There are a lot of common misconceptions and questions about CNC manufacturing among small shop woodworkers. Some worry that adding a computer-controlled machine somehow denigrates their craftsmanship and might hurt marketing to discriminating customers. Others who have a more positive attitude toward CNC in general are still concerned about the complexities and figuring out what it takes to get started.
Coholic did have previous CNC experience going back to his college years in the 1990s, but it took him a while to add the technology once he got his own shop. Now he says his biggest mistake was investing too much in conventional machinery and not the CNC. He warns and advises those considering getting started with CNC, “Until you have a machine in the shop it’s hard to imagine what you can use it for. As you grow more comfortable, the more things you can do.”
He also recommends first-time CNC buyers plan ahead and “get as much machine as you can afford.” He wishes he got a machine with a taller Z axis, which would be helpful in the carving work he does. However, at the same time that he recommends investing in more machine, he also says he would get a second ShopBot rather than spend all the money in a much bigger CNC machine. That way, he said, he could have backup and could have multiple jobs working at the same time.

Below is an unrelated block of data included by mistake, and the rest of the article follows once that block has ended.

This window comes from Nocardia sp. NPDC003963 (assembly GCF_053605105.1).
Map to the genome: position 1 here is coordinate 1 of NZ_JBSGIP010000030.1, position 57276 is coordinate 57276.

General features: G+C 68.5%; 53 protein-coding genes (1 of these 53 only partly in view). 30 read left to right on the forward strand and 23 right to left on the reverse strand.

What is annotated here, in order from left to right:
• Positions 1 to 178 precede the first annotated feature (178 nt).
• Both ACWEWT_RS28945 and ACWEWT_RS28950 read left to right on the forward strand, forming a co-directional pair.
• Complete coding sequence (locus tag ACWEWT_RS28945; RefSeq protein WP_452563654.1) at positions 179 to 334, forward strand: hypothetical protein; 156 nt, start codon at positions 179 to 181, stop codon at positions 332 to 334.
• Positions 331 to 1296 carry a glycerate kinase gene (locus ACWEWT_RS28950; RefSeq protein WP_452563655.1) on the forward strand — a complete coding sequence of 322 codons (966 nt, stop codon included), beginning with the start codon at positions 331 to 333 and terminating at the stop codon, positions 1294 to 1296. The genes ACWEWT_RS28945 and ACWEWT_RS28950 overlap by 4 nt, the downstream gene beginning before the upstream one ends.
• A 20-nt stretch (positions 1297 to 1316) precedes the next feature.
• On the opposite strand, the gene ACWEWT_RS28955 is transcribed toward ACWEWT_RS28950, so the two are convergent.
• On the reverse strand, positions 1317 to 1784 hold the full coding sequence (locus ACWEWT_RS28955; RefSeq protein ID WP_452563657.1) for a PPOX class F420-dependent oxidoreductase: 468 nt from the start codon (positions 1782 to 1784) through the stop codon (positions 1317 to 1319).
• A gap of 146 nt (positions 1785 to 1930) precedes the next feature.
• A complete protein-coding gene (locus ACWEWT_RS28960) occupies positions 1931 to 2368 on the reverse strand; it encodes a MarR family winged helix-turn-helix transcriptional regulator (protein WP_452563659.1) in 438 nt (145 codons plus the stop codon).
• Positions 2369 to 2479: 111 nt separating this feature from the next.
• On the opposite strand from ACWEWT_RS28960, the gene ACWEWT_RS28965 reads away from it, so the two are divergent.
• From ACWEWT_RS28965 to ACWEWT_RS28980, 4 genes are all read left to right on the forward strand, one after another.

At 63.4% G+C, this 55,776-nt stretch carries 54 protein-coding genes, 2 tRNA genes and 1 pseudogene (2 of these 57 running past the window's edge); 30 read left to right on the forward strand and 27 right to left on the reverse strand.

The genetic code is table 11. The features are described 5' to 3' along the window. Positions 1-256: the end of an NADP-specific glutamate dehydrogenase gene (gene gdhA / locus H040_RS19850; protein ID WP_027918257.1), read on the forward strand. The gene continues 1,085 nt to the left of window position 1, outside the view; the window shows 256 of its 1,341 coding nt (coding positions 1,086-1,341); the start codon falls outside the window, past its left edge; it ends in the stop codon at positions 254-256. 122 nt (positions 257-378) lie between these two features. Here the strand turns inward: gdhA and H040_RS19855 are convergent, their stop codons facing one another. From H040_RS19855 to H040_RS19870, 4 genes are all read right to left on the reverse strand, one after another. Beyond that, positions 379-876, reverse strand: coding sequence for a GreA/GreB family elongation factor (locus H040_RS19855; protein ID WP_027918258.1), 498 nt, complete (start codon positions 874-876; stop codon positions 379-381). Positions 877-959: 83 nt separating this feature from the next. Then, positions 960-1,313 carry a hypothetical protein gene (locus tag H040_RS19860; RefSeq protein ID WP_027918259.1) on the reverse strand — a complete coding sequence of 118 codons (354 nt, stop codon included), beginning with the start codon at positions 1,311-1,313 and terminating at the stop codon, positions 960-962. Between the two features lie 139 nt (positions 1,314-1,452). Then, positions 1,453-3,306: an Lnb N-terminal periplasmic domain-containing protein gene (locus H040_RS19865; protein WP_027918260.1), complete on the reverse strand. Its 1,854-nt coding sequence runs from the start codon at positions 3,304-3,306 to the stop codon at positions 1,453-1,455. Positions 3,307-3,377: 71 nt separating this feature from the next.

Thomson went through some growing pains when he got his machine because the manufacture was changing hardware and electronics at the time. It took four weeks to get it up and running, and Thomson relied a lot on the help of other ShopBot users. He stresses the importance of training, and suggests that new CNC adopters would be best served by getting a manufacturer to put everything together and get the machine running quickly in your shop. “Have the professionals come in and get it fully operational,” he urges. “Get the training.”
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